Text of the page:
Ciaran Lavery’s Let Bad In

Let Bad In is the second album from Northern Irish singer songwriter Ciaran Lavery.  I first heard his voice a year ago and described it then as “beguiling, giving an emotional honesty to his music”.   That was in reaction to just one song and having now listened to an entire ten track album, I still stand by that initial assessment.  Let Bad In showcases a seriously good songwriter.

I recently spoke to Lavery about this new album, released on 27 May and one thing came across clearly: his passion for songwriting, especially lyrics.  Lavery says that as a listener, lyrics are the things that he really listens out for and I think that this shows in his song writing.  A lot of the songs relate to days gone by and the past which helps the album flow effortlessly from beginning to end, a balanced listen which is a deliberate approach; Lavery preferring albums that hang together well with a general theme rather than just a collection of songs that bear no relation to each other.

I asked Lavery how he approached song writing and interestingly, he says that he’s recently changed from sitting down to write a song to starting off “with a feeling, an inspiration” and now can write without having an instrument to hand.  He goes on to say that “it feels as if there aren’t as many rules of writing…it’s a nice way to write, I can bank songs for a later date when they’ll fit in with the current theme”.  Previously, any songs that didn’t fit with everything else being written were thrown away although Lavery was quick to laugh and dismiss out of hand my assertion that he could have thrown away any number of masterpieces.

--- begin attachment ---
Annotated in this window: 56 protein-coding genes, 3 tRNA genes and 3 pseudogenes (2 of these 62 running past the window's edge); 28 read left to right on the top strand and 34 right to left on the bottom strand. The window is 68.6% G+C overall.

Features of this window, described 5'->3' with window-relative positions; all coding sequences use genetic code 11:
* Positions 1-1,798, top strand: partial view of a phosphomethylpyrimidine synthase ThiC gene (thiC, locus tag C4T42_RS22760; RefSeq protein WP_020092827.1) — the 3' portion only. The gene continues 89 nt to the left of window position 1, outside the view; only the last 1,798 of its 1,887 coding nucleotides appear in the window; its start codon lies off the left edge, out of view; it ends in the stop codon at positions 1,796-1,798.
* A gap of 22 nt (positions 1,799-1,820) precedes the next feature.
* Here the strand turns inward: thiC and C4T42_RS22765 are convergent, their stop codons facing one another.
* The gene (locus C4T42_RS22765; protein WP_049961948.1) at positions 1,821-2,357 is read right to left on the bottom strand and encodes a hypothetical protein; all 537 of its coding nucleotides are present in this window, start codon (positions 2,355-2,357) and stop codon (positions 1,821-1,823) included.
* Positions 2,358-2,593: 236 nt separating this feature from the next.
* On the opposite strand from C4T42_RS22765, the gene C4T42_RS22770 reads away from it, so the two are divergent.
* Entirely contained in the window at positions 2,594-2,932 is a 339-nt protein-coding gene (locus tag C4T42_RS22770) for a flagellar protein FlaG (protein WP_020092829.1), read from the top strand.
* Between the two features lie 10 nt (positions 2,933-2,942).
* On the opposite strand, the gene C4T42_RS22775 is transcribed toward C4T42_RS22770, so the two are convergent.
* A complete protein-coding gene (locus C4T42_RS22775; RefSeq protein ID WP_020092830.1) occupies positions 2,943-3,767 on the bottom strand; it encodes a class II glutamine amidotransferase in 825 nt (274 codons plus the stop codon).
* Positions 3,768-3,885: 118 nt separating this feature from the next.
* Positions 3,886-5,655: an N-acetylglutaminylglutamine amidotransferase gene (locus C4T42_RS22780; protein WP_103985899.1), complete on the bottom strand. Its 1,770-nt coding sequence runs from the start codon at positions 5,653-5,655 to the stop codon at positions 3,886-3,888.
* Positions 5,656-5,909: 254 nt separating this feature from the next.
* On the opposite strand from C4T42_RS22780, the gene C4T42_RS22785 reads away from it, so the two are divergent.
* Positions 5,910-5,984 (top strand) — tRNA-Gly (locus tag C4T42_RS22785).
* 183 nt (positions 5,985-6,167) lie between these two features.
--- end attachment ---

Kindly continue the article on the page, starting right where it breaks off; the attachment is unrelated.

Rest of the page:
Other than Return to Form, above, one of my favourite tracks on Let Bad In is Wilder which turns out to be Lavery’s favourite too, if only because he “enjoys the musicians that play on it”!  Wilder showcases some great lyrics which isn’t surprising as Lavery is a self confessed “lyric freak, it’s the first thing to catch my ear as a listener”.  The line that caught my ear is:

remembering days when I was young enough to fail without them sticking in my throat

And another line that really spoke to me is from Tell Them All:

live a life where you can live it / give a hand where you can give it / never raise your glass to someone’s sorrow

Talking to Lavery, it became clear that he suffers from an almost crippling level of self doubt about his music.  He rarely listens to his own music, other than during the editing and production process and finds it difficult to accept praise (a family trait, he says).  He needn’t worry,  his song writing really captures an emotional response in the listener which is complemented by his voice; soft when needed, raw when the song asks for it (this is is especially true of the title track, Let Bad In, where Lavery’s almost raw vocals act as a faultless companion for the lyrics

I’m learning each and every day not to let bad in

There is nothing bad about this album; on the contrary, it’s full of great songs that show off the very talented Ciaran Lavery.

Let Bad In is released on 27 May on Believe Recordings and is available here:

ciaran lavery


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